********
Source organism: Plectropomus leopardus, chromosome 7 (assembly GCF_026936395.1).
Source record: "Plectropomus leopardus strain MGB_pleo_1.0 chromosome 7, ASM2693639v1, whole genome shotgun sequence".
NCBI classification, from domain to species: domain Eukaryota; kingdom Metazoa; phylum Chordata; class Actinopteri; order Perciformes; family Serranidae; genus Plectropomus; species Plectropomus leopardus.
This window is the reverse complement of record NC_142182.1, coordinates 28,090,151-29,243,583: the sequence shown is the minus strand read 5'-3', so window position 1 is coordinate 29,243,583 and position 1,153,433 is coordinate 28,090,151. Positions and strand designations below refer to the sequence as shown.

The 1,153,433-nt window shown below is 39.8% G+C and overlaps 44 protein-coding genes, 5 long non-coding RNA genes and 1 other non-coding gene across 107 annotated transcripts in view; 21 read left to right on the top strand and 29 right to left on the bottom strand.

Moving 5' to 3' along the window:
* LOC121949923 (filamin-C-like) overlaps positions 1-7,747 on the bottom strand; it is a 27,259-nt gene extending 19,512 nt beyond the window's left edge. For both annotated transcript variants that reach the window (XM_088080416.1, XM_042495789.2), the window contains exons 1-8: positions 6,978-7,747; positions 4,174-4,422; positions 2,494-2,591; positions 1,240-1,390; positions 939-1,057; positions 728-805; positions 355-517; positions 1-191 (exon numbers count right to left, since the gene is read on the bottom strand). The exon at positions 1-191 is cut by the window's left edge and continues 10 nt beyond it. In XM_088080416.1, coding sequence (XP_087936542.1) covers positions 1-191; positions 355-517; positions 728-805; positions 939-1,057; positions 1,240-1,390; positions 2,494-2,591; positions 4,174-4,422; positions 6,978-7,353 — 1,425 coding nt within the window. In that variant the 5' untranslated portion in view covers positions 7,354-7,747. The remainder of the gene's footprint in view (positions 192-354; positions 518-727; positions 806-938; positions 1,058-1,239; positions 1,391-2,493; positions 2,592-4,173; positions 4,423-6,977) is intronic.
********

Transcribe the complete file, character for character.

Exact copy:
Source organism: Plectropomus leopardus, chromosome 7 (assembly GCF_026936395.1).
Source record: "Plectropomus leopardus strain MGB_pleo_1.0 chromosome 7, ASM2693639v1, whole genome shotgun sequence".
NCBI classification, from domain to species: domain Eukaryota; kingdom Metazoa; phylum Chordata; class Actinopteri; order Perciformes; family Serranidae; genus Plectropomus; species Plectropomus leopardus.
This window is the reverse complement of record NC_142182.1, coordinates 28,090,151-29,243,583: the sequence shown is the minus strand read 5'-3', so window position 1 is coordinate 29,243,583 and position 1,153,433 is coordinate 28,090,151. Positions and strand designations below refer to the sequence as shown.

The 1,153,433-nt window shown below is 39.8% G+C and overlaps 44 protein-coding genes, 5 long non-coding RNA genes and 1 other non-coding gene across 107 annotated transcripts in view; 21 read left to right on the top strand and 29 right to left on the bottom strand.

Moving 5' to 3' along the window:
* LOC121949923 (filamin-C-like) overlaps positions 1-7,747 on the bottom strand; it is a 27,259-nt gene extending 19,512 nt beyond the window's left edge. For both annotated transcript variants that reach the window (XM_088080416.1, XM_042495789.2), the window contains exons 1-8: positions 6,978-7,747; positions 4,174-4,422; positions 2,494-2,591; positions 1,240-1,390; positions 939-1,057; positions 728-805; positions 355-517; positions 1-191 (exon numbers count right to left, since the gene is read on the bottom strand). The exon at positions 1-191 is cut by the window's left edge and continues 10 nt beyond it. In XM_088080416.1, coding sequence (XP_087936542.1) covers positions 1-191; positions 355-517; positions 728-805; positions 939-1,057; positions 1,240-1,390; positions 2,494-2,591; positions 4,174-4,422; positions 6,978-7,353 — 1,425 coding nt within the window. In that variant the 5' untranslated portion in view covers positions 7,354-7,747. The remainder of the gene's footprint in view (positions 192-354; positions 518-727; positions 806-938; positions 1,058-1,239; positions 1,391-2,493; positions 2,592-4,173; positions 4,423-6,977) is intronic.